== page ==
Hold onto your green hats and lock down your certificates of green accomplishment: Joseph Lstiburek preached green-building heresy this week at the Green Building Summit — but it was a call for reform. The sacrilege: LEED isn't all it's cracked up to be, at least not in commercial construction, where the race for certification in Leadership in Energy & Environmental Design is attracting more runners every day.
Green with envyEverybody wants LEED certification for their new buildings and many developers are getting it, but the energy savings is probably nil, said Lstiburek, Ph.D., an engineer and principal of Boston-based Building Science Corp. He spoke Wednesday and Thursday at the summit, organized by the Oklahoma State Home Builders Association, the Association of Energy Engineers and third-party private consulting firm Guaranteed Watt Saver Systems. Green homebuilders' claims and work are tested every month when a homeowner pays a utility bill, Lstiburek said, so green residential construction mostly lives up to the green hype. Commercial and institutional buildings aren't held to such close, regular scrutiny, he said, pointing to a graph showing no statistical difference in energy efficiency and savings between a group of 150 LEED-certified commercial buildings and a group of 350 standard buildings. Lstiburek crunched data from the federal Commercial Buildings Energy Consumption Survey and the New Buildings Institute.
'Feel good' greenThe problem? LEED gives "green” points for construction factors and building features that have more to do with "feel good” aesthetics than energy conservation. "A bike rack? You get a green point for a bike rack?” he said incredulously, pointing out that as important as that might be to some people, it has nothing to do with building performance. Lstiburek said green building programs should focus 80 percent on energy efficiency and indoor air quality, 10 percent on water efficiency and 10 percent on materials. But no green certification programs come close, he said, not even LEED, the most widely known program. Lstiburek was right to point out the difference in green aesthetics and efficient building performance, said Kelly Parker, president of Guaranteed Watt Saver. "Some people lose sight of building science fundamentals when seeking green certification like LEED. They miss the point of how critical energy efficiency is and the significance of the building shell,” Parker said. "I think Joe's comments all come down to this: If you don't get the enclosure right or your building is an energy hog, you shouldn't really call it a green building. We guide project teams on this critical aspect so the green buildings in Oklahoma will not become bad examples. Green is a journey, and we just aren't there yet in commercial buildings.” Lstiburek, whose firm includes architects and who is married to an architect, called out architects for persisting with "colossally stupid” designs that offset advances in mechanical engineering that, at best, have most green buildings breaking even on efficiency.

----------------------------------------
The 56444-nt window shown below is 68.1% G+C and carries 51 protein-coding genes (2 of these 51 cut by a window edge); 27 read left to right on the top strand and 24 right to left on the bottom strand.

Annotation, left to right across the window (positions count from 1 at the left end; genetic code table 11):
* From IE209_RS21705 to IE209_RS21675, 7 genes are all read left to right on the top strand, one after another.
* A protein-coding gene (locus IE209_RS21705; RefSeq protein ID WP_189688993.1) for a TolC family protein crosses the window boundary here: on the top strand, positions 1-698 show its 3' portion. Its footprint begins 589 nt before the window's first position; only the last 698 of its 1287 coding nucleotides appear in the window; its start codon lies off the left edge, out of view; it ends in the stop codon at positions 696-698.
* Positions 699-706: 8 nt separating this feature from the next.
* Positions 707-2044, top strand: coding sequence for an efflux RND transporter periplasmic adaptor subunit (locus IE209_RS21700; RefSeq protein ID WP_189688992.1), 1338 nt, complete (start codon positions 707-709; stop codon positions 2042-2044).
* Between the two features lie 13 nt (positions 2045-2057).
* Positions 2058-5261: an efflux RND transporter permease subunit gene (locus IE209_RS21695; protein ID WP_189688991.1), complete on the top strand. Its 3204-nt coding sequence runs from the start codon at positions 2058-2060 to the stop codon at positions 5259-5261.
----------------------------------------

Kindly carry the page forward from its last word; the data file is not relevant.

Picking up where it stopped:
Window problemsTake windows. Take them away. Architectural designs heavy on windows — more than 30 percent of a building's exterior — make most green efforts in a building moot, he said. Take "big holes” in buildings. Close them. Designs with "any hole you can crawl through” are designs with problems, he said. Take ventilation. LEED, Lstiburek said, wants buildings to be too ventilated, spelling out a requirement 30 percent greater than what the American Society of Heating, Refrigerating and Air-Conditioning Engineers recommends. Why? "Because of activists on the LEED committee that say everything in a building is unhealthy and sick” when it's not, he said.
Green takes timeTake time. Lstiburek said architects and engineers need to work closely together from the beginning of a design project, and drawings need to be especially detailed at points where walls meets floors and ceilings and around windows, where most problems with building efficiency lie — and where building plans are fuzziest. Lstiburek's remarks were provocative, especially considering the popularity of LEED. "I don't know if it's going to be received that well, but he made some points that needed to be made,” said Mike Means, executive vice president of the Oklahoma State Home Builders Association.